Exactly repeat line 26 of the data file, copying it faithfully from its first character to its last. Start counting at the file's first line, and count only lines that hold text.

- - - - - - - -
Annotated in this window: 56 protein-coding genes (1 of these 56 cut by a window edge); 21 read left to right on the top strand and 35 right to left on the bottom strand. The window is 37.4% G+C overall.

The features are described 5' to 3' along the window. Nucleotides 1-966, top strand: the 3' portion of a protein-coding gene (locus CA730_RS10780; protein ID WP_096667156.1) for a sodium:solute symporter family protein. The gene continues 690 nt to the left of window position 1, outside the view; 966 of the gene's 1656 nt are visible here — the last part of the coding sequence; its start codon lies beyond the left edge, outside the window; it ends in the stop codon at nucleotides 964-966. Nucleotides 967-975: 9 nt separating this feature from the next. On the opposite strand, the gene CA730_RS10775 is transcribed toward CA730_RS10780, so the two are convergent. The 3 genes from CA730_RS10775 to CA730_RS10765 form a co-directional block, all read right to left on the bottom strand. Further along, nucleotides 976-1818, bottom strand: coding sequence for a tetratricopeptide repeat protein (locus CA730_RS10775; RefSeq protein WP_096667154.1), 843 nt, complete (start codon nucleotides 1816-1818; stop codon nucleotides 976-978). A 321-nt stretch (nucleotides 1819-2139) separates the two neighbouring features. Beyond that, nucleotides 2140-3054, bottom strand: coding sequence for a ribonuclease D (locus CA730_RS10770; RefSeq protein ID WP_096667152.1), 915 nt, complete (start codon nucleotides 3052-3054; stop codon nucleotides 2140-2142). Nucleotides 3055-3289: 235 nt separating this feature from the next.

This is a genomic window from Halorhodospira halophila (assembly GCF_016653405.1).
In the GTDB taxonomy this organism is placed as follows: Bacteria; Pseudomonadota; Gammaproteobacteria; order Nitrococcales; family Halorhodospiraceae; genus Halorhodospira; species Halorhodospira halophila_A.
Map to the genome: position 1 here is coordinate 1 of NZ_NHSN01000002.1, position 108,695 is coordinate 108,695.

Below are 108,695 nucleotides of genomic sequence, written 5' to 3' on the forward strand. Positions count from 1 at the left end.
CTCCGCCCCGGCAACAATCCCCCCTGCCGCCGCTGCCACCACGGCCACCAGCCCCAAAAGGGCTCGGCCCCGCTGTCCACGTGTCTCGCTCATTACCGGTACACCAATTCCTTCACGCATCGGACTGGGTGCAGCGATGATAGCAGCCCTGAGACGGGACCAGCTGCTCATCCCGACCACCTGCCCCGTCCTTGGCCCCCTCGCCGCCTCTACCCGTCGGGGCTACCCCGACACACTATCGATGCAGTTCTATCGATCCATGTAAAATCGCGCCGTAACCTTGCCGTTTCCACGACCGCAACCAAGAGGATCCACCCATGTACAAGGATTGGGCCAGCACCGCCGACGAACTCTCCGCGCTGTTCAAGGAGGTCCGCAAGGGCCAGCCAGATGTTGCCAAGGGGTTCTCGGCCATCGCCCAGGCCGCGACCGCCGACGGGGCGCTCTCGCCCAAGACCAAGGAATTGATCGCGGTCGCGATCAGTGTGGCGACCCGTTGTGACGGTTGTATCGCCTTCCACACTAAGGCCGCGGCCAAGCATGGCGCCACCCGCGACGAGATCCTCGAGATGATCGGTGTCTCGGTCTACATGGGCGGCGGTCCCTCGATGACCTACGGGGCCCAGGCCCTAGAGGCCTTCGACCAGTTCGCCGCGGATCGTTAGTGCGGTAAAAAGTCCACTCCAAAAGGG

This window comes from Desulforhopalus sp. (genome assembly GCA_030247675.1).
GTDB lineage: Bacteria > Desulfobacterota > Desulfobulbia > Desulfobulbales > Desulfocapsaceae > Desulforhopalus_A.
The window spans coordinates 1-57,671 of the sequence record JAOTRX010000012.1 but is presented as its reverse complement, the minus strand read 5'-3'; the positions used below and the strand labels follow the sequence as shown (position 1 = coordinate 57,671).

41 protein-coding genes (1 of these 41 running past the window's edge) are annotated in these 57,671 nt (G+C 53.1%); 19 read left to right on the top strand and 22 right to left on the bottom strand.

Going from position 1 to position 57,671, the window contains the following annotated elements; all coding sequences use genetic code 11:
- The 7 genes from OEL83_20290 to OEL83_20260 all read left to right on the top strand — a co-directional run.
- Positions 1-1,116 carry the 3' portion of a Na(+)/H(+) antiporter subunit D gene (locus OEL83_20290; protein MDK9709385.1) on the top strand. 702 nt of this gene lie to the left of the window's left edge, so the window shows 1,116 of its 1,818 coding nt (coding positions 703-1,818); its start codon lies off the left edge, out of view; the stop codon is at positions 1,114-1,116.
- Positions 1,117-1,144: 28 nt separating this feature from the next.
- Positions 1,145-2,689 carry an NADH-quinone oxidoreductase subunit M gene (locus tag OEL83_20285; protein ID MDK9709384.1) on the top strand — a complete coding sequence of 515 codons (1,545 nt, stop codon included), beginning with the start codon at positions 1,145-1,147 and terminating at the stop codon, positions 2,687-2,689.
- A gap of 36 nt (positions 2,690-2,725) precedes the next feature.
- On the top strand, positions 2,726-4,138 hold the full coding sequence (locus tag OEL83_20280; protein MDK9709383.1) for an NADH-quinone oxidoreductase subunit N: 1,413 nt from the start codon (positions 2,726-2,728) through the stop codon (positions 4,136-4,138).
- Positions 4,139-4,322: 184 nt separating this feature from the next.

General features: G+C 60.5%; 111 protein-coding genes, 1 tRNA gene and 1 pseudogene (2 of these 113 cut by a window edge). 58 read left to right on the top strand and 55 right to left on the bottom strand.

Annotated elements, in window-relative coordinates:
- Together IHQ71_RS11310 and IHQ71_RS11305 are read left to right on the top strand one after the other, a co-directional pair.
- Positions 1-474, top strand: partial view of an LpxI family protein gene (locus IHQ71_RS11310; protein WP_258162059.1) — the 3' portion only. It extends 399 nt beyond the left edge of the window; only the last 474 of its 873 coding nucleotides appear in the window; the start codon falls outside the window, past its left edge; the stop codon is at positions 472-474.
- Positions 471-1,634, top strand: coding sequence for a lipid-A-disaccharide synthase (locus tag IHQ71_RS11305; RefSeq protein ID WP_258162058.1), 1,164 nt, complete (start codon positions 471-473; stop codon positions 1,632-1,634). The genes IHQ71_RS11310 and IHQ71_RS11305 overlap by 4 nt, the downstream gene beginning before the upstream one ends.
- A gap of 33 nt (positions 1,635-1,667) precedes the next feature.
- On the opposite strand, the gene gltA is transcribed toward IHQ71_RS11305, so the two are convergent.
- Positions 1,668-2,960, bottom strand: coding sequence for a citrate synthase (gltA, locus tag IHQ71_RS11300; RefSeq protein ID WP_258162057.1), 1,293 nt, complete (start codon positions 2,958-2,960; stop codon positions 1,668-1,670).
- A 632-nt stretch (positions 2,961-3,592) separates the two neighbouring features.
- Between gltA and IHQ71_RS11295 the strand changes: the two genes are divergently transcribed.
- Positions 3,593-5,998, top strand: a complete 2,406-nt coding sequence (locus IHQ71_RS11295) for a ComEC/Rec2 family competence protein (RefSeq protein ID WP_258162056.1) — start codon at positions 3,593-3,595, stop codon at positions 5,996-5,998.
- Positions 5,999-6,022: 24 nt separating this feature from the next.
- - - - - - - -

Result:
- On the opposite strand, the gene gltA is transcribed toward IHQ71_RS11305, so the two are convergent.